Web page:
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QatarEnergy readies for commercial LNG talks with Germany

© Supplied by Qatar EnergyMcDermott QatarEnergy
At the dock: an LNG tanker loads up in Qatar, a major exporter

QatarEnergy (QE) has held talks with German officials in preparation to begin sending LNG to the northern European country.

German Minister for Economic Affairs and Climate Action Robert Habeck travelled to Doha on the weekend and reached a high-level agreement on gas supplies with Qatari Emir Sheikh Tamim bin Hamad Al Thani.

The next step will be for German companies to reach a supply and purchase agreement (SPA) with QE.

QE said it has been in talks with German companies for a “number of years” on supplying LNG. These did not move into definitive agreements because of a “lack of clarity on the long-term role of gas in Germany’s energy mix and the requisite LNG import infrastructure”.

This has changed following Russia’s invasion of Ukraine and Germany’s desire for independence from its top gas supplier.

QE president and CEO Saad Sherida Al-Kaabi, also the Minister of State for Energy Affairs, held talks with German Minister for Economic Affairs and Climate Action Robert Habeck on the weekend.

The Qatari company confirmed that the German delegation gave assurances of new support for LNG imports. The German government “has taken swift and concrete actions to fast-track the development of two LNG receiving terminals”, it said.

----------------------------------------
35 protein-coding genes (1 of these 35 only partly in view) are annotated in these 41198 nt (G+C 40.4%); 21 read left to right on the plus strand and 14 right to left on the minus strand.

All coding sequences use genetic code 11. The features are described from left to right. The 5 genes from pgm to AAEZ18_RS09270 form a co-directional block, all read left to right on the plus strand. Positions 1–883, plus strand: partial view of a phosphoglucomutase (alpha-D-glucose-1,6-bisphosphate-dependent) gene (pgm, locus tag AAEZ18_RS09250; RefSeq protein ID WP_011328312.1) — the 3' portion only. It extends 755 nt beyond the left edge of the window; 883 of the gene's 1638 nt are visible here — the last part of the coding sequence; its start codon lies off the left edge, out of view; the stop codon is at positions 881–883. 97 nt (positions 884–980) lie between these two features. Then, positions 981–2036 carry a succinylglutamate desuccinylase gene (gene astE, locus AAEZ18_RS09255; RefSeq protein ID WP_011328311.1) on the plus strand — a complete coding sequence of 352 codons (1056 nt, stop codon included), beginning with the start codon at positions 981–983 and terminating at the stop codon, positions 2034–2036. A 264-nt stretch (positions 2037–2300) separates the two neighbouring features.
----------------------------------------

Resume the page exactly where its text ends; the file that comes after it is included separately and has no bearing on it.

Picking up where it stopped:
QE reported this was a “matter of priority” to allow LNG imports. This move has the “full support of the German government”, the company said.

As a result, German companies will now begin talks on long-term LNG supplies from Qatar. Accompanying Habeck was RWE CEO Markus Krebber.

A statement from Germany on the talks with Qatar said the agreement “concerns both short-term deliveries to Europe and long-term shipments that are then to arrive in planned LNG terminals in Germany”.


Germany’s state-backed KfW signed a memorandum of understanding (MoU) with Gasunie and RWE on February 28 on an LNG terminal. The deal restarts discussions around the Brunsbüttel regasification facility, with KfW set to hold a 50% stake on behalf of the government.

Brunsbüttel would have 8 billion cubic metres per year of regas capacity. Minister Habeck endorsed the plan to use gas during Germany’s transition.

Headshot of man with dark suit and tie © Supplied by Germany
Dr Robert Habeck Federal Minister for Economic Affairs and Climate Action. Germany. Supplied by Germany Date; Unknown

“An LNG terminal in Brunsbüttel will increase the possibilities to import gas to Germany. LNG terminals could be described as an extra bypass for this,” he said.

There has been discussion of using the terminal to also import green hydrogen or ammonia. RWE, last week, set out plans to accelerate alternative energy imports with the construction of another terminal nearby the LNG facility. This additional project would allow RWE to import green ammonia, it said.

“On the one hand, we are involved in the forthcoming construction of the first LNG terminal in Germany. On the other hand, we are going to build an ammonia terminal at the site to forge ahead with the import of green molecules for the decarbonisation of industry,” said Krebber.

The LNG facility at Brunsbüttel could be in operation by 2025. RWE may begin importing 300,000 tonnes per year of ammonia from 2026.

Germany is not the only country to be looking to expand links into Qatari LNG supplies. Italian Minister of Foreign Affairs Luigi di Maio visited Qatar this month, in addition to other gas suppliers, to talk new deals.

Updated at 11:39 am with German statement on short-term and long-term volumes. 

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